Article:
Copper in the Arts

November 2007

New Gallery for Native North American Art Opens at Metropolitan Museum, Rare Copper Mask on Display

Mask The New Gallery of Native North American People opened November 13 at the Metropolitan Museum of Art, featuring a rare copper mask by a Haida artist.

Photograph courtesy of Naomi Takafuchi

A new gallery celebrating the art of Native North American people recently opened at The Metropolitan Museum of Art on November 13. After three years of renovation, the enlarged gallery displays a greater number of Native American works of art than ever before seen at the Museum. A select group of approximately 90 works present the art of various North American peoples, regions, and time periods in which distinct cultural, stylistic, and functional aspects are shown. The objects range from the beautifully shaped and finished stone tools known as bannerstones that date back several millennia to a mid-1970s tobacco bag made by the well-known Assiniboine/Sioux beadwork artist Joyce Growing Thunder.

Notable works include a Kwakwaka'wakw piece, probably the work of a Haida artist, which is unusual because its primary material is copper. Copper was much valued among Northwest Coast peoples, and in this instance the incised patterns of killerwhale fins on the cheeks may be a sea association that identifies the copper as wealth from the sea. The large size of the mask, the shape of the ears, and the full-toothed mouth are bearlike features, while the eyes, nose, and volumes of the face appear more human in character. The liberal amount of copper, coupled with the fur and abalone shell in the mask, suggest that it was probably an important crest object. Abalone shell inlay graces other objects on display, as well, like the detailed headdress frontlets in the same case.

Objects on display are drawn from the Metropolitan Museum's holdings and from the well-known American Indian collections of Ralph T. Coe of Santa Fe, New Mexico, and Charles and Valerie Diker of New York, among other lenders. The first gift of Native American objects came to the Museum in 1879, when archaeological ceramic vessels, then known as Moundbuilder and originating in New Madrid County, Missouri, were given. A decade later, the Crosby Brown Collection of Musical Instruments brought many American Indian works of diverse origin into the Museum's collection. In the late 1970s, the Nelson A. Rockefeller collections were accessioned, forming the basis for the current installation.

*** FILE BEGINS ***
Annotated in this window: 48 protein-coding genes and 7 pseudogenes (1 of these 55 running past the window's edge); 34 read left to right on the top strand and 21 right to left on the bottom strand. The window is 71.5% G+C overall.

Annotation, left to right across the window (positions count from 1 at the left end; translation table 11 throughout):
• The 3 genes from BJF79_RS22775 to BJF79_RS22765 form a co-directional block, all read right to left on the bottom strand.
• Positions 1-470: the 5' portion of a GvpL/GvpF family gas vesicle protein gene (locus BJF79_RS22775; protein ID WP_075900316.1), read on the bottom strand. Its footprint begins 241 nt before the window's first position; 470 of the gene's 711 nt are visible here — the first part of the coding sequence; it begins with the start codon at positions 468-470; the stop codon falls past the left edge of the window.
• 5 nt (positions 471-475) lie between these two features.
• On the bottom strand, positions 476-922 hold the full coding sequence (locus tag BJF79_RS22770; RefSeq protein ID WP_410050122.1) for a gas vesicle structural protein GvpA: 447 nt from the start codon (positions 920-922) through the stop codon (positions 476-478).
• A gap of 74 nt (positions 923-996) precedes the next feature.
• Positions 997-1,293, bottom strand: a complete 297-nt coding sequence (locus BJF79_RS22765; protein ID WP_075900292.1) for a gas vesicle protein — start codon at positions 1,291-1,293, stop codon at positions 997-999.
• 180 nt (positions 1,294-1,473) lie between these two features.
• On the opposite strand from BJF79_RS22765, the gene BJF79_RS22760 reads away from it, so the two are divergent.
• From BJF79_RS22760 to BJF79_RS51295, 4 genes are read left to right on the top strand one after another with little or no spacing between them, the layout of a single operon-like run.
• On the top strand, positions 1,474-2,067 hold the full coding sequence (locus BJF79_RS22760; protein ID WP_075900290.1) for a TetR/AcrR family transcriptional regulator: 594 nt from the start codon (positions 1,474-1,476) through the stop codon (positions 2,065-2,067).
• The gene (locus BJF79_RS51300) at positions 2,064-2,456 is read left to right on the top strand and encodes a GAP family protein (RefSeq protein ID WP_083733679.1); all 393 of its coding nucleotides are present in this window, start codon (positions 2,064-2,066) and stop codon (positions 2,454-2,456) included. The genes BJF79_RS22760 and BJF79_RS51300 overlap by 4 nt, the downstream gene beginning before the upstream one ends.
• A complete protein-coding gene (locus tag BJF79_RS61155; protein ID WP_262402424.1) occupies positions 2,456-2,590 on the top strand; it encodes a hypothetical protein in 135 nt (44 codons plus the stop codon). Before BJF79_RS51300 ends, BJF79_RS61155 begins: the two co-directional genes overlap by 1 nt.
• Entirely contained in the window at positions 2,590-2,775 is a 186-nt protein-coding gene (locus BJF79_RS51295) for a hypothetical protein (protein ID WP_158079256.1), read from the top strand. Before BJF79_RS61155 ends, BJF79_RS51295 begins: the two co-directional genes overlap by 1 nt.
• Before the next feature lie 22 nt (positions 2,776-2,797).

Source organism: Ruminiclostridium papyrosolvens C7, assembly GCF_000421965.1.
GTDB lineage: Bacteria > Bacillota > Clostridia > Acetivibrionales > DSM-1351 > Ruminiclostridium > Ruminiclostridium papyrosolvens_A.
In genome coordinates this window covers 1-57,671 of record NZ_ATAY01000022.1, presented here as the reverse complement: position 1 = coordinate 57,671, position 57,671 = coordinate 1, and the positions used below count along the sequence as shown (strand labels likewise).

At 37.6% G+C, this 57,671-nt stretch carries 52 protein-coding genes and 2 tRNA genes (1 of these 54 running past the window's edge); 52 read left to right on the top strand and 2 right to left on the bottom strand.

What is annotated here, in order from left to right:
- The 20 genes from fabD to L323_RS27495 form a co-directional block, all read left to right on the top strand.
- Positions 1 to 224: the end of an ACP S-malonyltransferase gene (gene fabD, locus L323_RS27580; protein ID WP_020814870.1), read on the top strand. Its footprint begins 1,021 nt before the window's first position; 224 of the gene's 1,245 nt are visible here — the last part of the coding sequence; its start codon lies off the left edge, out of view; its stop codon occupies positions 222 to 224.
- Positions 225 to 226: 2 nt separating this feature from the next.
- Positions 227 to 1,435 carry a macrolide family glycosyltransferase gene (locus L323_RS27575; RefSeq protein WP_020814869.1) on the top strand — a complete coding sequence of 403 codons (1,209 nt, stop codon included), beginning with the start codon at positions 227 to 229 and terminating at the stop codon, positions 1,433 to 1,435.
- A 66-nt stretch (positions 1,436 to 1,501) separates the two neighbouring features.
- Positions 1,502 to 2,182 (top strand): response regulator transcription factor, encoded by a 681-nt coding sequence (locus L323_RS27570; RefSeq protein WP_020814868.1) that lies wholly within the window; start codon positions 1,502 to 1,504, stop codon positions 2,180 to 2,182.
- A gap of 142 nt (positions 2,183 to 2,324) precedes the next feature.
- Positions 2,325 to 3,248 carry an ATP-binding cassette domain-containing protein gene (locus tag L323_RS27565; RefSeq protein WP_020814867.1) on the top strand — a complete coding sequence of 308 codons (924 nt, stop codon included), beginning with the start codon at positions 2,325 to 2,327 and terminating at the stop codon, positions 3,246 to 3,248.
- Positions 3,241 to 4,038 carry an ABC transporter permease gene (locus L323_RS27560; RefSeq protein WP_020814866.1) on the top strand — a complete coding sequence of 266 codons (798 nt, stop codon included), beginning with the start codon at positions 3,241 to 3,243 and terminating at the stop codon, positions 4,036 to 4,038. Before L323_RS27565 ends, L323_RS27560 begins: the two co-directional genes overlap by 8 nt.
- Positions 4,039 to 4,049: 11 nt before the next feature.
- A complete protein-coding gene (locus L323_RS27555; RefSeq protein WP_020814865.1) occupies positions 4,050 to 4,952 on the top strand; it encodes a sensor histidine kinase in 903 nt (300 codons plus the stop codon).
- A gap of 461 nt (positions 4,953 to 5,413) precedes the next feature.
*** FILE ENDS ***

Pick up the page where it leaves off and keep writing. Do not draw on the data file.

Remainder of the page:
The display in the new gallery is organized by the North American region and emphasizes the art of the Great Plains, and the Northwest Coast of the continent ranging high into the Arctic along the Pacific. Other regions of North America represented in the Metropolitan Museum's new gallery include ivory objects from Alaska's St. Lawrence Island and Yup'ik masks from the Kuskokwim River delta; baskets of Chumash and Pomo manufacture from California; Mississippian period ceramic vessels from Missouri; and Navajo wearing blankets from the Southwest.

The renovation and installation of the New Gallery for the Art of Native North America was overseen by Julie Jones, the Andrall E. Pearson Curator in Charge of the Department of the Arts of Africa, Oceania, and the Americas. A variety of education programs will be presented in conjunction with the opening of the new gallery.


The Metropolitan Museum of Art, 1000 Fifth Ave., New York, New York 10028-0198, (212) 535-7710

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